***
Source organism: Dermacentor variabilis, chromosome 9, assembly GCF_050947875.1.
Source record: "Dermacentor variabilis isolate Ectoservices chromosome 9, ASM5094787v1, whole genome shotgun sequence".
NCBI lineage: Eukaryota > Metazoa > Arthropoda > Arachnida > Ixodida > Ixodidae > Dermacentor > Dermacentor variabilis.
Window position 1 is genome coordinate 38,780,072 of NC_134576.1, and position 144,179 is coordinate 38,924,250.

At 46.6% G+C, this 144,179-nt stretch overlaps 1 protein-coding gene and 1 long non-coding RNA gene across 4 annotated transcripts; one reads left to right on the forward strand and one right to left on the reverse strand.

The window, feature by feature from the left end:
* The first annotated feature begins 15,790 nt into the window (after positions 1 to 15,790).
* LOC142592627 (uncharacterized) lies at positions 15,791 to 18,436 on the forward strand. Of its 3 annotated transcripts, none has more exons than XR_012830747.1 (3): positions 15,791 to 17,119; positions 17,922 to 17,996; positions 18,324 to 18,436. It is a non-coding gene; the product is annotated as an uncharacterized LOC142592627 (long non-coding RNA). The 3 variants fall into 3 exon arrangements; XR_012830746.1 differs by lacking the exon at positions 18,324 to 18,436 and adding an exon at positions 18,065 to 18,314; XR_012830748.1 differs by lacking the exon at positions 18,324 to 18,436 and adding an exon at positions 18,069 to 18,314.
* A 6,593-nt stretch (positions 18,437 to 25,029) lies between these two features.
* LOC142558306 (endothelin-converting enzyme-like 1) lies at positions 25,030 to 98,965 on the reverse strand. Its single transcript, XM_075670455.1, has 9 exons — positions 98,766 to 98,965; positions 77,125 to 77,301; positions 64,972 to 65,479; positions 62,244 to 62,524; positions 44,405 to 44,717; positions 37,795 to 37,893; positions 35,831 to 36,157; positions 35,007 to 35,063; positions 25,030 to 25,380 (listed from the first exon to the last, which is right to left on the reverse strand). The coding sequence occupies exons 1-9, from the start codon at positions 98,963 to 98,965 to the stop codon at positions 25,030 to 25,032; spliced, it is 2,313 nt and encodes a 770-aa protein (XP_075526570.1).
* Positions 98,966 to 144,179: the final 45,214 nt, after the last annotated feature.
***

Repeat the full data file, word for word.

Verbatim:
Source organism: Dermacentor variabilis, chromosome 9, assembly GCF_050947875.1.
Source record: "Dermacentor variabilis isolate Ectoservices chromosome 9, ASM5094787v1, whole genome shotgun sequence".
NCBI lineage: Eukaryota > Metazoa > Arthropoda > Arachnida > Ixodida > Ixodidae > Dermacentor > Dermacentor variabilis.
Window position 1 is genome coordinate 38,780,072 of NC_134576.1, and position 144,179 is coordinate 38,924,250.

At 46.6% G+C, this 144,179-nt stretch overlaps 1 protein-coding gene and 1 long non-coding RNA gene across 4 annotated transcripts; one reads left to right on the forward strand and one right to left on the reverse strand.

The window, feature by feature from the left end:
* The first annotated feature begins 15,790 nt into the window (after positions 1 to 15,790).
* LOC142592627 (uncharacterized) lies at positions 15,791 to 18,436 on the forward strand. Of its 3 annotated transcripts, none has more exons than XR_012830747.1 (3): positions 15,791 to 17,119; positions 17,922 to 17,996; positions 18,324 to 18,436. It is a non-coding gene; the product is annotated as an uncharacterized LOC142592627 (long non-coding RNA). The 3 variants fall into 3 exon arrangements; XR_012830746.1 differs by lacking the exon at positions 18,324 to 18,436 and adding an exon at positions 18,065 to 18,314; XR_012830748.1 differs by lacking the exon at positions 18,324 to 18,436 and adding an exon at positions 18,069 to 18,314.
* A 6,593-nt stretch (positions 18,437 to 25,029) lies between these two features.
* LOC142558306 (endothelin-converting enzyme-like 1) lies at positions 25,030 to 98,965 on the reverse strand. Its single transcript, XM_075670455.1, has 9 exons — positions 98,766 to 98,965; positions 77,125 to 77,301; positions 64,972 to 65,479; positions 62,244 to 62,524; positions 44,405 to 44,717; positions 37,795 to 37,893; positions 35,831 to 36,157; positions 35,007 to 35,063; positions 25,030 to 25,380 (listed from the first exon to the last, which is right to left on the reverse strand). The coding sequence occupies exons 1-9, from the start codon at positions 98,963 to 98,965 to the stop codon at positions 25,030 to 25,032; spliced, it is 2,313 nt and encodes a 770-aa protein (XP_075526570.1).
* Positions 98,966 to 144,179: the final 45,214 nt, after the last annotated feature.